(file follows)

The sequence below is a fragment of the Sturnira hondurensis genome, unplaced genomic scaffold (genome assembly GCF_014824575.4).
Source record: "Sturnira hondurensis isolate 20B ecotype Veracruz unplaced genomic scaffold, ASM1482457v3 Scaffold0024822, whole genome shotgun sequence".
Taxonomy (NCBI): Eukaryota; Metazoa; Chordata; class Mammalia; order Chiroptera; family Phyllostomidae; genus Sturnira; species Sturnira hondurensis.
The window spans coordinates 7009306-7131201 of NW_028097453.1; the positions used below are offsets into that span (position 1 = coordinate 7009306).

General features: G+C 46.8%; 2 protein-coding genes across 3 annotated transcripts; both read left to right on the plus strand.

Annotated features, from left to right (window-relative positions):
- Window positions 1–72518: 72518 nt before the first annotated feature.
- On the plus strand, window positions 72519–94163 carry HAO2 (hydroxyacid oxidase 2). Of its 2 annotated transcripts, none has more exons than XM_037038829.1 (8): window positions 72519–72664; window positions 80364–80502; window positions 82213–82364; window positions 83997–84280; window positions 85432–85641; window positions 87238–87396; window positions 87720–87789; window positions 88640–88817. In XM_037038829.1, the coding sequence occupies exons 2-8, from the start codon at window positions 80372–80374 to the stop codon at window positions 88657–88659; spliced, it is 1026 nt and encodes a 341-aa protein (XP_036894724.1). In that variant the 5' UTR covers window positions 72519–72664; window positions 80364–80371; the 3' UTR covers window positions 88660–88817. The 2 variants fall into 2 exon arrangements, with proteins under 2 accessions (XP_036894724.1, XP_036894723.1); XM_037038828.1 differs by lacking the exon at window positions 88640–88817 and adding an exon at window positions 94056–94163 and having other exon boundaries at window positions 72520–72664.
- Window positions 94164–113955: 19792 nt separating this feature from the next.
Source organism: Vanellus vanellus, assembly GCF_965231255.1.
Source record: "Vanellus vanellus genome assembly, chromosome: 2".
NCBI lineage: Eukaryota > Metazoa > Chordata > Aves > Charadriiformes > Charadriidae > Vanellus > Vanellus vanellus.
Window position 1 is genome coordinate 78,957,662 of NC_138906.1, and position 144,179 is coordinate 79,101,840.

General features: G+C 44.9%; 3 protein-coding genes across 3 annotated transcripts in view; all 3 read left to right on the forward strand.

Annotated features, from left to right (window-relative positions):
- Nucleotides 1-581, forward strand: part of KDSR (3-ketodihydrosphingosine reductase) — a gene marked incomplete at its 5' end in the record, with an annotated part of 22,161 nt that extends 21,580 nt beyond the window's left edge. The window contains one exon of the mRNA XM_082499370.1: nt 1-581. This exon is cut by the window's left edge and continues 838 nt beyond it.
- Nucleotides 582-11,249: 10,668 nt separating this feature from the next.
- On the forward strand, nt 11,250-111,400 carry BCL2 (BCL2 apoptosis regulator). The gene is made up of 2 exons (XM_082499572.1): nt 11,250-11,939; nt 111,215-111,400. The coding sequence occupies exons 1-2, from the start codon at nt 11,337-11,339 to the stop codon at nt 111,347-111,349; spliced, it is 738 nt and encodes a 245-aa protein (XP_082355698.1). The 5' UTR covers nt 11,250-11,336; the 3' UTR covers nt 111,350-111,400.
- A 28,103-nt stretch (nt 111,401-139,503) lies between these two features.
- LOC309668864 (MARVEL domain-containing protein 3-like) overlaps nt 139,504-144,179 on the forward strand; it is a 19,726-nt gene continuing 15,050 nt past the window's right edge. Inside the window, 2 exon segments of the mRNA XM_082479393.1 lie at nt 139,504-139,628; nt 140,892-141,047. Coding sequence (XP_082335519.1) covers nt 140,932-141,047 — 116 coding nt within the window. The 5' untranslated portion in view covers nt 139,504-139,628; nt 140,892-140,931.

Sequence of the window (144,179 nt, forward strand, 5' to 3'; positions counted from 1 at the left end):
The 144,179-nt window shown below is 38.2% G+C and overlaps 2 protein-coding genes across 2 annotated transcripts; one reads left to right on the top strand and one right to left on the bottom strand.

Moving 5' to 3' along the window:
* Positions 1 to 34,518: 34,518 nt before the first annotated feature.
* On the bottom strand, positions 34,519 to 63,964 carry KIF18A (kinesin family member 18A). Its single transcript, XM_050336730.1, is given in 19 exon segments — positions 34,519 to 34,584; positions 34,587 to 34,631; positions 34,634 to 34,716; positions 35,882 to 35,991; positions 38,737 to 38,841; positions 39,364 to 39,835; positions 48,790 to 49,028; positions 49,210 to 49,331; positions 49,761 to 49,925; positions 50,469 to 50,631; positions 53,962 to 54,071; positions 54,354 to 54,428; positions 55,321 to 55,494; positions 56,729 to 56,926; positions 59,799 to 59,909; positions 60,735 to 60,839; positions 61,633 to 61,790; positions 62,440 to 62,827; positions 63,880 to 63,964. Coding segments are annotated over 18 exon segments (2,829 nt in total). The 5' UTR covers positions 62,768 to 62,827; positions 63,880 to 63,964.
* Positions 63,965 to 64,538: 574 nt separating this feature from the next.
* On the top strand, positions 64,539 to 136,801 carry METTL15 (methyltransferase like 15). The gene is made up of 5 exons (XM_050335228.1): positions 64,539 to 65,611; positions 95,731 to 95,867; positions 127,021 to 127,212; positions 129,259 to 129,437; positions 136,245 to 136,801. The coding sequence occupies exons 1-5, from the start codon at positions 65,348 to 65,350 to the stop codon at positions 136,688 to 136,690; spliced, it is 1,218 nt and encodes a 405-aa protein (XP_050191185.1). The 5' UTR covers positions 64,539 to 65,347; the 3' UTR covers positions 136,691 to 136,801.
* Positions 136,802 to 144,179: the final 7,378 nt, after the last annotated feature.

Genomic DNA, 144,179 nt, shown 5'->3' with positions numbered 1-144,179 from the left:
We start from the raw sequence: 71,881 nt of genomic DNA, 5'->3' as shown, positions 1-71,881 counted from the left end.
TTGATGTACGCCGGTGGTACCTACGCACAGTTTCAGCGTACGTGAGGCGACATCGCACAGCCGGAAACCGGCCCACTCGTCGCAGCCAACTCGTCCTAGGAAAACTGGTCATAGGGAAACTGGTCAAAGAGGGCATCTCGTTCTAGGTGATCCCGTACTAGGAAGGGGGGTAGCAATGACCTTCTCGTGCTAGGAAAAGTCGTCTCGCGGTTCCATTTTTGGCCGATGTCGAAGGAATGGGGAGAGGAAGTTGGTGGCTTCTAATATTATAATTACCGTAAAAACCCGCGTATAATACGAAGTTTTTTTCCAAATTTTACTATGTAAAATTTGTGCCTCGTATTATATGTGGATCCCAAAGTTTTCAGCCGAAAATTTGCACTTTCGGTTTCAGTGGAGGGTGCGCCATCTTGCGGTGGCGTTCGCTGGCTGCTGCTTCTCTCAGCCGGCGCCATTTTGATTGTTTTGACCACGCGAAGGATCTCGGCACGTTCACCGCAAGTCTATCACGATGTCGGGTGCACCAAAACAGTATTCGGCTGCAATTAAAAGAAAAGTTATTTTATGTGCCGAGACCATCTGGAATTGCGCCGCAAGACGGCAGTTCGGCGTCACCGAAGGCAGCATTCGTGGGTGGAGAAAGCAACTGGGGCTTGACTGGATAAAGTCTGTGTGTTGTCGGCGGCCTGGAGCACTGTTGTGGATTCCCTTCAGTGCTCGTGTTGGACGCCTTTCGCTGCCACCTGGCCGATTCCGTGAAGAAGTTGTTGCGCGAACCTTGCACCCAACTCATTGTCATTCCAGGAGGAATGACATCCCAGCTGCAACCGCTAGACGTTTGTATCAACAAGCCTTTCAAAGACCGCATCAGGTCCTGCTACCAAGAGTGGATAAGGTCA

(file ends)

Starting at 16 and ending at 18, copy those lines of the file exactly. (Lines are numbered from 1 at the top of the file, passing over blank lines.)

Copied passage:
- Nucleotides 1-581, forward strand: part of KDSR (3-ketodihydrosphingosine reductase) — a gene marked incomplete at its 5' end in the record, with an annotated part of 22,161 nt that extends 21,580 nt beyond the window's left edge. The window contains one exon of the mRNA XM_082499370.1: nt 1-581. This exon is cut by the window's left edge and continues 838 nt beyond it.
- Nucleotides 582-11,249: 10,668 nt separating this feature from the next.
- On the forward strand, nt 11,250-111,400 carry BCL2 (BCL2 apoptosis regulator). The gene is made up of 2 exons (XM_082499572.1): nt 11,250-11,939; nt 111,215-111,400. The coding sequence occupies exons 1-2, from the start codon at nt 11,337-11,339 to the stop codon at nt 111,347-111,349; spliced, it is 738 nt and encodes a 245-aa protein (XP_082355698.1). The 5' UTR covers nt 11,250-11,336; the 3' UTR covers nt 111,350-111,400.